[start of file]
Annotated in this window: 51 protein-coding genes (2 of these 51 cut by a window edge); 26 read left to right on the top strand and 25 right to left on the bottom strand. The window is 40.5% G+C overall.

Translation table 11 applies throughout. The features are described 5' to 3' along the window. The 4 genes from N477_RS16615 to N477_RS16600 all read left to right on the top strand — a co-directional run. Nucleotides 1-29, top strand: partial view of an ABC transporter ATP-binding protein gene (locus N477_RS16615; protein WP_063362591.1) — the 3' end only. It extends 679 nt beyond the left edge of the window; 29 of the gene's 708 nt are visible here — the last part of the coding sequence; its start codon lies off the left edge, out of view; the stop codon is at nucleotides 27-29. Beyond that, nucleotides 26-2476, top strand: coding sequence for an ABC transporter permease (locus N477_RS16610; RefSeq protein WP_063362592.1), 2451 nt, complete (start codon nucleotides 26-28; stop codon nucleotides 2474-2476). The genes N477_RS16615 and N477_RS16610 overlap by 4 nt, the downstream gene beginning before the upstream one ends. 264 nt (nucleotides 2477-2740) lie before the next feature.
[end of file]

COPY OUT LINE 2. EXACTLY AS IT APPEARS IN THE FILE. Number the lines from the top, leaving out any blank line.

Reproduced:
Translation table 11 applies throughout. The features are described 5' to 3' along the window. The 4 genes from N477_RS16615 to N477_RS16600 all read left to right on the top strand — a co-directional run. Nucleotides 1-29, top strand: partial view of an ABC transporter ATP-binding protein gene (locus N477_RS16615; protein WP_063362591.1) — the 3' end only. It extends 679 nt beyond the left edge of the window; 29 of the gene's 708 nt are visible here — the last part of the coding sequence; its start codon lies off the left edge, out of view; the stop codon is at nucleotides 27-29. Beyond that, nucleotides 26-2476, top strand: coding sequence for an ABC transporter permease (locus N477_RS16610; RefSeq protein WP_063362592.1), 2451 nt, complete (start codon nucleotides 26-28; stop codon nucleotides 2474-2476). The genes N477_RS16615 and N477_RS16610 overlap by 4 nt, the downstream gene beginning before the upstream one ends. 264 nt (nucleotides 2477-2740) lie before the next feature.